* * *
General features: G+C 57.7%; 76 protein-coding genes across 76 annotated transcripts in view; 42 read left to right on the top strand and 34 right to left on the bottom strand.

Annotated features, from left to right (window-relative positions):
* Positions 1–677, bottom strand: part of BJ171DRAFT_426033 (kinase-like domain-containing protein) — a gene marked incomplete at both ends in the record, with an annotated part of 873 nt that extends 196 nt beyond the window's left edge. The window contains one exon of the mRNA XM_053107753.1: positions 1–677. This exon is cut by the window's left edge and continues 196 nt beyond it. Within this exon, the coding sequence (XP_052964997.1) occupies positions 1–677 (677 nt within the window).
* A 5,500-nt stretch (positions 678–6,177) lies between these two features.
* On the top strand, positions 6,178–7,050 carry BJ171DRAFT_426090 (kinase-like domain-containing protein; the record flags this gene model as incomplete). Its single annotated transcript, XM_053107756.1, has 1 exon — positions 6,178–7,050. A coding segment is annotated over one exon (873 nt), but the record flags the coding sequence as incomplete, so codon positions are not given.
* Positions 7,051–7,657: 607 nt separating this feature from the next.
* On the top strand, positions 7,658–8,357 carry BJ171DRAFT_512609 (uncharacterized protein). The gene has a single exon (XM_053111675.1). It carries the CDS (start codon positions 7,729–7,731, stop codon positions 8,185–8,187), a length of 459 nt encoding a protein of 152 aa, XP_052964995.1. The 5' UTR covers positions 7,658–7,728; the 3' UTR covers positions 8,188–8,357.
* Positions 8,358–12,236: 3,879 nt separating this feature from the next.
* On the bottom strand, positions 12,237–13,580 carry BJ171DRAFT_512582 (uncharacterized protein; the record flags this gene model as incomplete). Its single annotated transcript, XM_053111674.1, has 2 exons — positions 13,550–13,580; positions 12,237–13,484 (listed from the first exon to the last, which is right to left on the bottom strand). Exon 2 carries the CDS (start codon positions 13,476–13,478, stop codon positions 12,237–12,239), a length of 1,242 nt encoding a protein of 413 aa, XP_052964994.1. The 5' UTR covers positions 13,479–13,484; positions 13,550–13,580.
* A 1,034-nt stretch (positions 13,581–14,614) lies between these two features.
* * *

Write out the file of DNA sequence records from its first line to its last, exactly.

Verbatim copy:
General features: G+C 57.7%; 76 protein-coding genes across 76 annotated transcripts in view; 42 read left to right on the top strand and 34 right to left on the bottom strand.

Annotated features, from left to right (window-relative positions):
* Positions 1–677, bottom strand: part of BJ171DRAFT_426033 (kinase-like domain-containing protein) — a gene marked incomplete at both ends in the record, with an annotated part of 873 nt that extends 196 nt beyond the window's left edge. The window contains one exon of the mRNA XM_053107753.1: positions 1–677. This exon is cut by the window's left edge and continues 196 nt beyond it. Within this exon, the coding sequence (XP_052964997.1) occupies positions 1–677 (677 nt within the window).
* A 5,500-nt stretch (positions 678–6,177) lies between these two features.
* On the top strand, positions 6,178–7,050 carry BJ171DRAFT_426090 (kinase-like domain-containing protein; the record flags this gene model as incomplete). Its single annotated transcript, XM_053107756.1, has 1 exon — positions 6,178–7,050. A coding segment is annotated over one exon (873 nt), but the record flags the coding sequence as incomplete, so codon positions are not given.
* Positions 7,051–7,657: 607 nt separating this feature from the next.
* On the top strand, positions 7,658–8,357 carry BJ171DRAFT_512609 (uncharacterized protein). The gene has a single exon (XM_053111675.1). It carries the CDS (start codon positions 7,729–7,731, stop codon positions 8,185–8,187), a length of 459 nt encoding a protein of 152 aa, XP_052964995.1. The 5' UTR covers positions 7,658–7,728; the 3' UTR covers positions 8,188–8,357.
* Positions 8,358–12,236: 3,879 nt separating this feature from the next.
* On the bottom strand, positions 12,237–13,580 carry BJ171DRAFT_512582 (uncharacterized protein; the record flags this gene model as incomplete). Its single annotated transcript, XM_053111674.1, has 2 exons — positions 13,550–13,580; positions 12,237–13,484 (listed from the first exon to the last, which is right to left on the bottom strand). Exon 2 carries the CDS (start codon positions 13,476–13,478, stop codon positions 12,237–12,239), a length of 1,242 nt encoding a protein of 413 aa, XP_052964994.1. The 5' UTR covers positions 13,479–13,484; positions 13,550–13,580.
* A 1,034-nt stretch (positions 13,581–14,614) lies between these two features.